Breastfed babies are less likely than bottle-fed infants to suffer from eczema as teenagers, research suggests.
A study found that babies whose mothers took part in a large trial promoting exclusive breastfeeding had a 54% reduced risk of the allergic skin disorder at 16.
The Promotion of Breastfeeding Intervention Trial (Probit) recruited 17,046 mothers and their newborn babies in the Republic of Belarus between June 1996 and December 1997.
Half the maternity hospitals and paediatric clinics involved in the study provided support to encourage breastfeeding modelled on guidelines from the World Health Organisation and United Nations Children's Fund's BFHI.
Children of the supported mothers who were breastfed exclusively for a sustained period from birth were significantly less likely to develop eczema than those whose mothers were not given the extra help.
Lead researcher Dr Carsten Flohr, from King's College London, said: "The WHO recommends between four and six months of exclusive breastfeeding to aid prevention of allergy and associated illnesses.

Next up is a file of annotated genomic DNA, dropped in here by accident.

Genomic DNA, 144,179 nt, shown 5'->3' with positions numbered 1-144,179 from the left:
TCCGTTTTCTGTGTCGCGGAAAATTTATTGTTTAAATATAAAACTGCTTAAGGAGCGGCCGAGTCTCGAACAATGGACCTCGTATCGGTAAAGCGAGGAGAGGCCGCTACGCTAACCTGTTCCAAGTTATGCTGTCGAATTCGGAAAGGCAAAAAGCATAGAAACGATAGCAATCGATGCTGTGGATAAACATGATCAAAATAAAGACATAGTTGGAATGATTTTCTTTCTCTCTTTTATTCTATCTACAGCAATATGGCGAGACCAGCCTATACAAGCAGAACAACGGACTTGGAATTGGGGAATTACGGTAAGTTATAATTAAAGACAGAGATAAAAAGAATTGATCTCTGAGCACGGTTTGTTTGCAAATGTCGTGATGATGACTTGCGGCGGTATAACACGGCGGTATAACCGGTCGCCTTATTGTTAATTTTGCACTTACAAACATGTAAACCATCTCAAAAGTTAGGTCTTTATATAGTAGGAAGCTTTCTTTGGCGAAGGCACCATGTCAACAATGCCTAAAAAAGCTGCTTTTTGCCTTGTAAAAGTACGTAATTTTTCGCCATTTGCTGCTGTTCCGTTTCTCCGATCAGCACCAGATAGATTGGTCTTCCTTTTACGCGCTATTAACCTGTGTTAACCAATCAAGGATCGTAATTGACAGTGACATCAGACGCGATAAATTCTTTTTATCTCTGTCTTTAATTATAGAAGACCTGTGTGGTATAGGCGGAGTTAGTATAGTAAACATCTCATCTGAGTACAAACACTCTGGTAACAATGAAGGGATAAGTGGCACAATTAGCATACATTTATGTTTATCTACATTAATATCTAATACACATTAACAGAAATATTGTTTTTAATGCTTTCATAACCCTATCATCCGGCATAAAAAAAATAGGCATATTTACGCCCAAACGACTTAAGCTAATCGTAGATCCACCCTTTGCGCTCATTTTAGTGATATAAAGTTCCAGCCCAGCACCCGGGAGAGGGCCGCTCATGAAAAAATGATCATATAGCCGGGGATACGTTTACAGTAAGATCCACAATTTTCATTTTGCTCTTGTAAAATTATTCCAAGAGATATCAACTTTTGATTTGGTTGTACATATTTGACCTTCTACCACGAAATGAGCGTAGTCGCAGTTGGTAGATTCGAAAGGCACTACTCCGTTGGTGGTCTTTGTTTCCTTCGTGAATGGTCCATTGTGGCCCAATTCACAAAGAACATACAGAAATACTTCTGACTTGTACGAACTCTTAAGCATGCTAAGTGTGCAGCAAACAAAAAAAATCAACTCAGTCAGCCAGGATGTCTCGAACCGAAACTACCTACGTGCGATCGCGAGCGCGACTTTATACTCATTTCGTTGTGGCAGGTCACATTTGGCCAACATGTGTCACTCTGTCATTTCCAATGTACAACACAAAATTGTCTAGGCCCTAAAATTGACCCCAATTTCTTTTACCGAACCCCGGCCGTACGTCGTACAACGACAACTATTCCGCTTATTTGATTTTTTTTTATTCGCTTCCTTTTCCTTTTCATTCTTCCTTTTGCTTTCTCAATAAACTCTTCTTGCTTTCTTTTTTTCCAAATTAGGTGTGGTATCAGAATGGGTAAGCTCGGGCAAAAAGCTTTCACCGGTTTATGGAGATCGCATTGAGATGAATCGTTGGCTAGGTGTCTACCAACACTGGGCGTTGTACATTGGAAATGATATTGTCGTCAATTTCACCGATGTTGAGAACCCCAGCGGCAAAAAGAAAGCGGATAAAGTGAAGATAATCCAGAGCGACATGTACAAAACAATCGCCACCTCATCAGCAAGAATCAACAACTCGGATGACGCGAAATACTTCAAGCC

"Our findings add further weight to the importance of campaigns like the Baby-Friendly Hospital Initiative (BFHI), which is tackling low rates of breastfeeding globally."
Eczema causes skin to become itchy, dry, cracked and sore and affects around one in five children and one in 10 adults in the developed world.
More than 13,000 Belarussian teenagers were examined for the study, published in the journal JAMA Paediatrics.
While breastfeeding appeared to protect against eczema, the study provided no evidence that it reduced the risk of asthma.
Dr Flohr's work was supported by the UK's National Institute for Health Research (NIHR) Biomedical Research Centre at Guy's and St Thomas' NHS Foundation Trust.